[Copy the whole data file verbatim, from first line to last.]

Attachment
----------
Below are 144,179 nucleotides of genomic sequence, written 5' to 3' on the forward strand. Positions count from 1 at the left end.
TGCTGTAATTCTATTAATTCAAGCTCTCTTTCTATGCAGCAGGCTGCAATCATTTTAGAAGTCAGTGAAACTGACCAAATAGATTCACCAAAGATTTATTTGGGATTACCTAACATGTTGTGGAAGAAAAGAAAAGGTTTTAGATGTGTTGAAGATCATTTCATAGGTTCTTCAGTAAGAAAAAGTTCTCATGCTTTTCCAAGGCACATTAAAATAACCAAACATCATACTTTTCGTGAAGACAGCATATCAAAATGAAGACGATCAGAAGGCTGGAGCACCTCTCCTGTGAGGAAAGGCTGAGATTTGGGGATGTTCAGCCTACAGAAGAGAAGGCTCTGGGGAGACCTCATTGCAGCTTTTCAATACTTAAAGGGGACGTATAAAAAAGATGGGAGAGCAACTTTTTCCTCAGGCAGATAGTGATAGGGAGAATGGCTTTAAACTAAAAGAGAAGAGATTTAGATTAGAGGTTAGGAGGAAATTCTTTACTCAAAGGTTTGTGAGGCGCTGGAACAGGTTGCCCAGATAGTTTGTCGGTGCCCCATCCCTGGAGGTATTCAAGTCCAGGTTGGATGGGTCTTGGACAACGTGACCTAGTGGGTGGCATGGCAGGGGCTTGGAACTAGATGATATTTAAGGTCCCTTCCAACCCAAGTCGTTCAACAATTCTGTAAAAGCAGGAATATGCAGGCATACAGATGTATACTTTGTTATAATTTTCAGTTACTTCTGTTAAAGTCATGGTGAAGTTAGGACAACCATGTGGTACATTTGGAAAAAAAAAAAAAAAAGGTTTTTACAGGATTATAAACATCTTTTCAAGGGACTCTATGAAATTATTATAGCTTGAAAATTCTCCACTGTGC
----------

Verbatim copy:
Below are 144,179 nucleotides of genomic sequence, written 5' to 3' on the forward strand. Positions count from 1 at the left end.
TGCTGTAATTCTATTAATTCAAGCTCTCTTTCTATGCAGCAGGCTGCAATCATTTTAGAAGTCAGTGAAACTGACCAAATAGATTCACCAAAGATTTATTTGGGATTACCTAACATGTTGTGGAAGAAAAGAAAAGGTTTTAGATGTGTTGAAGATCATTTCATAGGTTCTTCAGTAAGAAAAAGTTCTCATGCTTTTCCAAGGCACATTAAAATAACCAAACATCATACTTTTCGTGAAGACAGCATATCAAAATGAAGACGATCAGAAGGCTGGAGCACCTCTCCTGTGAGGAAAGGCTGAGATTTGGGGATGTTCAGCCTACAGAAGAGAAGGCTCTGGGGAGACCTCATTGCAGCTTTTCAATACTTAAAGGGGACGTATAAAAAAGATGGGAGAGCAACTTTTTCCTCAGGCAGATAGTGATAGGGAGAATGGCTTTAAACTAAAAGAGAAGAGATTTAGATTAGAGGTTAGGAGGAAATTCTTTACTCAAAGGTTTGTGAGGCGCTGGAACAGGTTGCCCAGATAGTTTGTCGGTGCCCCATCCCTGGAGGTATTCAAGTCCAGGTTGGATGGGTCTTGGACAACGTGACCTAGTGGGTGGCATGGCAGGGGCTTGGAACTAGATGATATTTAAGGTCCCTTCCAACCCAAGTCGTTCAACAATTCTGTAAAAGCAGGAATATGCAGGCATACAGATGTATACTTTGTTATAATTTTCAGTTACTTCTGTTAAAGTCATGGTGAAGTTAGGACAACCATGTGGTACATTTGGAAAAAAAAAAAAAAAAGGTTTTTACAGGATTATAAACATCTTTTCAAGGGACTCTATGAAATTATTATAGCTTGAAAATTCTCCACTGTGC